Posted on June 14, 2011 by Jose R. Allen
Since the passage of CERCLA, practitioners have been keenly aware of the necessity to negotiate contractual provisions allocating responsibility for environmental liabilities in the purchase and sale of industrial facilities. Such agreements typically include provisions aimed at protecting the buyer from liability for pre-purchase environmental claims and limiting the length of time that the seller may be obligated to indemnify the buyer for such claims.
A recent federal district court decision, Stimson Lumber Co. v. Int’l Paper Co., CV 10-79-M-DWM-JCL (D. Mont. 2011), illustrates the importance of not only including provisions in purchase and sale agreements for indemnity as to pre-closing conditions, but ensuring that such provisions unambiguously reflect the parties’ intentions regarding CERCLA statutory liability. On April 22, the court in Stimson Lumber held that the buyer of a lumber mill could sue the seller of the mill for costs incurred under CERCLA even though the period of seller’s contractual indemnity for environmental claims had expired under the terms of the sale contract.
A 1993 asset purchase agreement (the “APA”) pursuant to which Stimson Lumber Company bought a lumber mill from Champion International provided an indemnity for environmental claims relating to pre-closing conditions for a period of ten years. In 2008, after the indemnity had expired, Stimson filed suit against Champion’s successor, International Paper, for costs incurred to clean up contamination at the mill. International Paper argued that the lawsuit was barred under the terms of the APA because the contractual period for indemnity for environmental claims had run. The court disagreed, finding that a provision setting forth the purchase price could have signaled the parties’ intention that statutory CERCLA liability remains with the seller. The court found that the wording of the provision created an ambiguity regarding whether the parties intended for the buyer to assume the seller’s statutory liabilities after the contractual indemnification obligations expired.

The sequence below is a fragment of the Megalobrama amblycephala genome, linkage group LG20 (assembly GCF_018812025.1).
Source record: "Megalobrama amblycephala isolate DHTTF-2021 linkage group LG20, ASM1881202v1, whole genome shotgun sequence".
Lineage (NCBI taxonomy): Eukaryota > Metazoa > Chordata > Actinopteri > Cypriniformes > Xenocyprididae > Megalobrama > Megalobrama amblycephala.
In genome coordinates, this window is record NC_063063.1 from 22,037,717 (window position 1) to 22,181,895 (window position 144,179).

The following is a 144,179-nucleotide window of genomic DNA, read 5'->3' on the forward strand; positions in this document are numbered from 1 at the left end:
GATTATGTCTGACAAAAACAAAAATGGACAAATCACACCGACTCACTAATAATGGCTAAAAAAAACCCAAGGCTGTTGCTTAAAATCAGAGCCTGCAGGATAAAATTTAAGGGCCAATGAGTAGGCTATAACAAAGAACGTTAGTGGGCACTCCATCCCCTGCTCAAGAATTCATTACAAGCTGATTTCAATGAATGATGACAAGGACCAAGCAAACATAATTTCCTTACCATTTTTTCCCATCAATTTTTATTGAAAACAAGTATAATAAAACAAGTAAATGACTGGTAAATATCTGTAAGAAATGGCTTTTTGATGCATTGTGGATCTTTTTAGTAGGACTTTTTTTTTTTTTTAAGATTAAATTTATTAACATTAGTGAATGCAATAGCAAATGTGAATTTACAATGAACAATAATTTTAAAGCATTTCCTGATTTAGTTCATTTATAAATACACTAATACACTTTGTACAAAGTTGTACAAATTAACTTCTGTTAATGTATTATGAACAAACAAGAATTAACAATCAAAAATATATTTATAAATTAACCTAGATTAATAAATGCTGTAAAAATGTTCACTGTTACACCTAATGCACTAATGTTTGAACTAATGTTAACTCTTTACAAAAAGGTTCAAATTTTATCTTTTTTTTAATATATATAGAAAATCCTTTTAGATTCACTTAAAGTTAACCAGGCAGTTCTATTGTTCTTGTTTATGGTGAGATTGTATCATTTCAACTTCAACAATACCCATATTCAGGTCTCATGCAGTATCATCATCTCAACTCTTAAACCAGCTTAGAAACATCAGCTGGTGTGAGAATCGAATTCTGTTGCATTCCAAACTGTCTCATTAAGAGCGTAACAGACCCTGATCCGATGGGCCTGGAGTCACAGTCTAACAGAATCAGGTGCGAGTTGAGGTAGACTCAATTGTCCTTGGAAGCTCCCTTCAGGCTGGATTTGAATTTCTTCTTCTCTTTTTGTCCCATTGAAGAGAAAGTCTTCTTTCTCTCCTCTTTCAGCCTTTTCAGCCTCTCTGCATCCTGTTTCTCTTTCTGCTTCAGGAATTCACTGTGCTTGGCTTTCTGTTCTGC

The court distinguished Armotek Industries, Inc. v. Freedman, 790 F. Supp. 383 (D. Conn. 1992), in which the purchase agreement had included a proviso that after the expiration of the indemnity period, “no claim for indemnification for losses . . . shall be made against Seller.” The court in Aromtek found that this provision reflected the parties’ unambiguous agreement that the seller’s CERCLA liability had shifted to the buyer after the indemnity period expired. In reviewing the Stimson Lumber agreement, the court found no similar bar to claims after the expiry of the indemnity period, and held that the ambiguity in the terms of the APA precluded summary judgment for the seller.
The Stimson Lumber decision serves as a useful reminder that in drafting environmental provisions, the words must be either very broad and quite absolute in the allocation of future liabilities or very specific and complete in reflecting sometimes subtle distinctions between indemnity for and assumption of liability. Years after the fact, when the participants in the initial transaction are long gone and the cold words on a sheet of paper are the only guide to the parties’ intentions, only truly unambiguous language will protect against the revival of old liabilities thought extinguished long ago.